Image shows the Bethlehem Steel Mill in Lackawanna, NY south of Buffalo at the Lake Erie shoreline probably in the late 1960ies.
Foreground shows the 535 coke ovens along the dock, behind are the seven blast furnaces and (right hand side) the open hearth melt shop (35 furnaces).
The background is also attractive:
Right from the centre we can see National Steel’s Hanna Furnaces and far away in the middle Republic Steel’s Buffalo works.
Lackawanna was closed down in 1983.
Although I generally prefer old style intraurban steel mill sites to modern greenfield facilities Gary, Indiana in the 1960ies must have been the place to be for a steel mill photographer.
Here is the data sheet (1965):
497 Koppers ovens
385 Wilputte ovens
No.1 Ø 6.24 m
No.2 Ø 6.24 m
No.3 Ø 6.24 m
No.4 Ø 8.61 m
No.5 Ø 6.24 m
No.6 Ø 8.53 m
No.7 Ø 8.53 m
No.8 Ø 8.07 m
No.9 Ø 7.01 m
No.10 Ø 8.22 m
No.11 Ø 7.62 m
No.12 Ø 7.62 m
Open Hearth Steel Plants:
24 x 150 t furnaces
14 x 167 t furnaces
6 x 184 t furnaces
4 x 190 t furnaces
2 x 300 t furnaces
3x 25 t converters
3 x Blooming/Slabbing
1 x Plate
9 x Bar
2 x Strip
6x Steam hammers
3 Presses, 1000 t, 2000 t, 10000 t
at the Ellwood City Forge in Pennsylvania.
The former National Steel BOF shop was demolished last week.
The basic oxygen steel making shop with it’s 330 t vessels
operated from 1967 to 2005.
I visited it in 2004.
on State Street in Clairton,PA. These bars where mostly attended by black steel workers from the nearby U.S. Steel plant. I visited Clairton with my 4×5″ in 2008. In the background you can see the 800-oven coking plant of U.S. Steel, one of the largest worldwide.
By the wonderful “New Deal” – photographer Arthur Rothstein.
Despite the harsh winter weather the demolition of RG Steel’s former Mingo Junction site in Ohio continues.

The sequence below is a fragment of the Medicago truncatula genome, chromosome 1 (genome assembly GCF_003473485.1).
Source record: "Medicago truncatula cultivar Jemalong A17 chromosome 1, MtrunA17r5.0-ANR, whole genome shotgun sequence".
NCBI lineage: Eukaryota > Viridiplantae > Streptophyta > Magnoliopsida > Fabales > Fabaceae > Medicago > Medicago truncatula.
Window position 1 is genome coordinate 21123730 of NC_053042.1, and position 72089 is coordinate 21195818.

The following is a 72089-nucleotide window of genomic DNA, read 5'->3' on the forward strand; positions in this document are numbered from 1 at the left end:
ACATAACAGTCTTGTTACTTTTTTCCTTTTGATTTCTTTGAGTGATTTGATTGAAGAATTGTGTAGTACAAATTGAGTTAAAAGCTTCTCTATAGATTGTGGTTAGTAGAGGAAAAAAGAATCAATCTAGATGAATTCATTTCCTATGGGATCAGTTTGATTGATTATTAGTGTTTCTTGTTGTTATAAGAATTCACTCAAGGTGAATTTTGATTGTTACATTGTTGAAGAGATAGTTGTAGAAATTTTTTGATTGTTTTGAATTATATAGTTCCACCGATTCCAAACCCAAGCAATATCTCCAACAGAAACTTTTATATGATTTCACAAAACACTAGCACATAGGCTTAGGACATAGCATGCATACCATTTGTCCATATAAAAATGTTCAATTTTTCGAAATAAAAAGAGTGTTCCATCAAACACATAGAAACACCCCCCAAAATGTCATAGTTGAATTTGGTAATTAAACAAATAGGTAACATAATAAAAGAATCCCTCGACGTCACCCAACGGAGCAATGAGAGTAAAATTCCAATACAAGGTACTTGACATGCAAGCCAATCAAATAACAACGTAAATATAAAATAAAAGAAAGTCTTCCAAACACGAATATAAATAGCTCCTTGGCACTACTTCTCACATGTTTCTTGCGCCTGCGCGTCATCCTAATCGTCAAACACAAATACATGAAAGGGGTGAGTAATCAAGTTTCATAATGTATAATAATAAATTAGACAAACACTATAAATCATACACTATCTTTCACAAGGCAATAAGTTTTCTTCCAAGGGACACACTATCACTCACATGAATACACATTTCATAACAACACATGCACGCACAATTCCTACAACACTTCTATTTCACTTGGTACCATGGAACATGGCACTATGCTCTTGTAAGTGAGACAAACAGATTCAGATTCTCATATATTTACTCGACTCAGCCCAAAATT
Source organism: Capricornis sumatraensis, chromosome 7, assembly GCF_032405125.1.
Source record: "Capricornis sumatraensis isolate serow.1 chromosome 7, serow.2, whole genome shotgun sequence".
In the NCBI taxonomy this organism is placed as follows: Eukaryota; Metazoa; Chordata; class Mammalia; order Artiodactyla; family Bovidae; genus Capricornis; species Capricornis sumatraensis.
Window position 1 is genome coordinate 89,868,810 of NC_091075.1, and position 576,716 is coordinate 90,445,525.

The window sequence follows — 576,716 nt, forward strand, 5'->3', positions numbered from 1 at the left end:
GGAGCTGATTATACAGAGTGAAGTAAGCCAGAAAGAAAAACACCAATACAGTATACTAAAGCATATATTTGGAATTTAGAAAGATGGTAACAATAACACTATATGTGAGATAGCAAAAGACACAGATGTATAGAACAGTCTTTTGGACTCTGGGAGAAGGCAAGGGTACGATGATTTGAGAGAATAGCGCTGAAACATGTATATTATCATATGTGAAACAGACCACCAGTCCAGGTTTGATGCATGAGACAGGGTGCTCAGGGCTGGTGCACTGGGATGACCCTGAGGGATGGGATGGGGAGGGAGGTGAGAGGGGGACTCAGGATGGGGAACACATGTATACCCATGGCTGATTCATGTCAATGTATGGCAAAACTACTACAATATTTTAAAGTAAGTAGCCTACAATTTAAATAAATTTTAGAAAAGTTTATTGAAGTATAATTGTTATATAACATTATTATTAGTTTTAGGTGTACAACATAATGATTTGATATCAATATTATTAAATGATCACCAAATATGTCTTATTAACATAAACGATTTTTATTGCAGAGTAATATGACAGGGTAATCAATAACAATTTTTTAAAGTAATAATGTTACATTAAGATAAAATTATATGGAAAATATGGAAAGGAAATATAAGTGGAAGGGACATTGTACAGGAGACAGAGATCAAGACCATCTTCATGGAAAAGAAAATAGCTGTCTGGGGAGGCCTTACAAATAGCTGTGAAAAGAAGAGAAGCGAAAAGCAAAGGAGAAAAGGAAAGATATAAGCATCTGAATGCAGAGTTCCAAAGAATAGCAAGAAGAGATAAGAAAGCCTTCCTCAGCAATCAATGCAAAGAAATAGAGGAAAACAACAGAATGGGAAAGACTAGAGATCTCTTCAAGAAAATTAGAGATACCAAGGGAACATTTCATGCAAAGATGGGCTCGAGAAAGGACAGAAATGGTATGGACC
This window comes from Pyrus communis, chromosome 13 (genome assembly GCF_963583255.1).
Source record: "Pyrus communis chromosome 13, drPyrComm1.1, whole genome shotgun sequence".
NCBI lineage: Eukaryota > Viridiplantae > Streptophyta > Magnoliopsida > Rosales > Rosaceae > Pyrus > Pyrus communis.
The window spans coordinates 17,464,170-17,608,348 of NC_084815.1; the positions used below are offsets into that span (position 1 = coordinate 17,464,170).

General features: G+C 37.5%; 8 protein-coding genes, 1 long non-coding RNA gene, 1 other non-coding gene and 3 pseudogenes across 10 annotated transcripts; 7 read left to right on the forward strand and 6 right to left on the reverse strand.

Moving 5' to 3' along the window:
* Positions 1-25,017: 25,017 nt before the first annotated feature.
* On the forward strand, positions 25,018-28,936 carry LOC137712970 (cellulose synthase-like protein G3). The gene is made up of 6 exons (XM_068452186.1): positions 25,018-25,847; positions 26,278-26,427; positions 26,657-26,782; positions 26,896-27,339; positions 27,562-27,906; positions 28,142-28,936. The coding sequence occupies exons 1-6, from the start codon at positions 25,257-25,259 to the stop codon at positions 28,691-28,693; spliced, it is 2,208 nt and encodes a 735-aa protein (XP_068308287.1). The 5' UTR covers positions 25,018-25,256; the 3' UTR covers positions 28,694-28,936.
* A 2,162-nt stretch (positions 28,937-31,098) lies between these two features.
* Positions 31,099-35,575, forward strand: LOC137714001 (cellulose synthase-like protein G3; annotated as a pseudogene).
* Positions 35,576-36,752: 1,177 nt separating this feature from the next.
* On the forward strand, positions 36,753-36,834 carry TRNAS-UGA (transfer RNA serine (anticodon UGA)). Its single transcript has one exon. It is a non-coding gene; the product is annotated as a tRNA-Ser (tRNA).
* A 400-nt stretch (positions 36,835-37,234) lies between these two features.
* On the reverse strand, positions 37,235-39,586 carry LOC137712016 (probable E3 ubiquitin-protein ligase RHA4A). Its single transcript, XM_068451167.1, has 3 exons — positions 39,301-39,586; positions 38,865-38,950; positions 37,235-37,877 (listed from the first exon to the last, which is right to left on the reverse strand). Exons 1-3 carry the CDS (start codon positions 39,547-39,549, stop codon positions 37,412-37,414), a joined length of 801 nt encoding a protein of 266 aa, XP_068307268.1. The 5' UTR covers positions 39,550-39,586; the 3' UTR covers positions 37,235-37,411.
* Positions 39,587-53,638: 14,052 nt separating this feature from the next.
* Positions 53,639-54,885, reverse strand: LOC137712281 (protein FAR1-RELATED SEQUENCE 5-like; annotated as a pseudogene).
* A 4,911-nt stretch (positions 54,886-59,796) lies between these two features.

Blast furnace No. 3 was already dismantled in 2004. The remaining furnace No.5 five came down recently too.
The mill was idled in 2009 and still waits for a new investor to restart the electric arc furnace and the rolling mill.
The Republic Steel company just fired up it’s new electric arc furnace in Loraine, Ohio. It replaces two blast furnaces and a BOF steel making shop idled five years ago.
Blast furnace No. 3 has a hearth diameter of 8,68 meters, furnace No 4 is 8,83 meters wide.
The BOF shop was built in 1971 and it contains two 220 ton vessels.
Inside the helmstand of the 44inch blooming mill at the Republic Steel company in Cleveland, USA, after 1968. Left to right: The stationary steam engineer, the roller, the manipulator.
Demolition started at the former RG Steel plant in Warren,OH that was purchased by the Hilco company in May. This deal required to market the hot mill for three months before beginning to raze the plant. Those three months expired at the end of August.
Founded in 1912 as the Trumbull Steel Co., the mill has a long history in steel production. In 1928, the company merged with Republic Iron and Steel Co. and, two years later, was renamed Republic Steel Corp. Another merger changed its name to LTV Steel Co. when it combined with J&L Steel Corp. in 1984. The company became Warren Consolidated Industries, Inc. in 1988.
WCI Steel employed 2,600 people, and had an annual steel capacity of 1.5 million tons. In 2008 WCI was taken over by the Russian steel company Severstal.
Three years later Severstal sold the plant to RG Steel who filed bancruptcy in 2012.
The Warren Blast Furnace once was the largest worldwide.
A few images from 2007.